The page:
Homemade Greek Yogurt

I’ve been experimenting with yogurt making again. This time, I wanted to make greek yogurt. I found out it was pretty easy.

The hardest part for me in yogurt making is incubating it. My oven doesn’t have a pilot light that emits enough heat, and just wrapping it doesn’t seem to work. I even bought a yogurt maker a few years ago (it’s been lying around unused for a while). This round, I put the yogurt maker head to head with the crock pot. Both did pretty well, but the yogurt maker requires one particular pot (a small one). Whereas the crock pot can handle an entire gallon of milk. Winner? Maybe. One small problem: I realized that my crock pot was making yogurt cheese at the bottom (it’s getting too hot). So this time around, I shut the crock pot off part way–after about an hour, and put a towel around it. And it worked. Another thing I’d like to try is a dimmer switch i read about (i’ll let you know if I try it and it works).


one perfect bite


  • 1 Gallon of whole milk (you could do less, but if you are going through the trouble, you might as well make a full batch). you can use whatever % you like, we’re currently experimenting with drinking whole milk so that’s what we’re using
  • 1 cup of yogurt (as a starter). Make sure this yogurt has live active cultures, or you can use a cup from your previous batch. You might not need this much starter, but it worked pretty well when I did it so I’ve been continuing to use this


  • a large pot
  • a thermometer
  • crock pot
  • a towel or cheese cloth
  • a strainer

1. Bring your milk up to 190 degrees. I do this on the stove in a heavy cast iron pan, on medium, stirring periodically. You could do this in a crock pot, but it will take an hour or so. Once you start seeing bubbles, check the temperature.

2. Let it cool down to 110 degrees. You can put it in the fridge, or try ice cubes. Or just wait around. Check the temperature periodically. Yogurt is pesky like that.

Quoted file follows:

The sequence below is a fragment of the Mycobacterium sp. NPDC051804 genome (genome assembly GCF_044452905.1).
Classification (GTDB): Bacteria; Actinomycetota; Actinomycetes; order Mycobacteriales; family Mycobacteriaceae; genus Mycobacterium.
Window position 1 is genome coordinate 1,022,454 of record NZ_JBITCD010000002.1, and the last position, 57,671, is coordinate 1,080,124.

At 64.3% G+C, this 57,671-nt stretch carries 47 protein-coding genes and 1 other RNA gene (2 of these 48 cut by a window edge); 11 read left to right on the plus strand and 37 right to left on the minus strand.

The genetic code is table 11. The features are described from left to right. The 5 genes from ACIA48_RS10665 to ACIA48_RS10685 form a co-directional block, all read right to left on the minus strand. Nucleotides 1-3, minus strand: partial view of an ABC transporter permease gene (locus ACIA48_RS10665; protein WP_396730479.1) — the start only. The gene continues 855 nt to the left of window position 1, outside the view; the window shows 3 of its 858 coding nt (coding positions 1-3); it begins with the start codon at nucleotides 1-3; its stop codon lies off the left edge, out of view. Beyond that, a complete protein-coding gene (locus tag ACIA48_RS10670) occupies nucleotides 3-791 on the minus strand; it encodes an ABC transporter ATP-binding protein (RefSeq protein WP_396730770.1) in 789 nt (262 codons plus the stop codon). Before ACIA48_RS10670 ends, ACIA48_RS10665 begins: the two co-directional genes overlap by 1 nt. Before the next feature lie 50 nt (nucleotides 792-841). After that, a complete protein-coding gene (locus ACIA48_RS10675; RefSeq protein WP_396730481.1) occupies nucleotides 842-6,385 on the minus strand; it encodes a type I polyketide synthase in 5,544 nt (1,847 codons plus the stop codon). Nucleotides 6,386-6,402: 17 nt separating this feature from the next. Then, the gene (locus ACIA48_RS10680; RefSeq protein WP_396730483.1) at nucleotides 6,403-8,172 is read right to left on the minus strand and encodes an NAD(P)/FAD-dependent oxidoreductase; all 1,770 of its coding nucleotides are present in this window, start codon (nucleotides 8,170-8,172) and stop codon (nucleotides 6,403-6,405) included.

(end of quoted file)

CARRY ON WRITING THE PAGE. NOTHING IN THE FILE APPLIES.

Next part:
3. When it hits 110 (or 100-110 degrees), add in your starter. Gently mix it in–it doesn’t need to be fully incorporated.

4. Pour the whole batch into the crock pot. Put it onto the “warm” setting. periodically check the temp and then turn it off after about an hour. put a towel around the top (keeps the heat in). Go to bed.

5. In the morning, when the yogurt is set, set up your straining system. You could just put your strainer in a sink, but you’d lose all the whey. I use a large rubbermaid flat round bowl at the bottom. I put a little container inside it and balance my strainer on top of that (essentially you want space between the container and the strainer bottom).

6. Put a cheesecloth or a tea towel inside the strainer. Pour the yogurt in. Let it strain for at least an hour. Experiment with the straining time you like–2 hours seems to be just thick enough. On a few batches, I’ve moved the strainer to the fridge after the first hour and left it there until i’ve come home from work…that gets really, really thick. think cream cheese or butter.

My new favorite breakfast is yogurt, a few berries, a spoon of cashew or peanut butter, and and a few pecans. It keeps me full all morning. And is a great balance of fat, carbs, and protein.


About ds331

A lifelong vegetarian. A foodie. Can there be such a thing? Some restauranteurs don't seem to think so...but many of my veggie friends and family have a little something or two to teach them.
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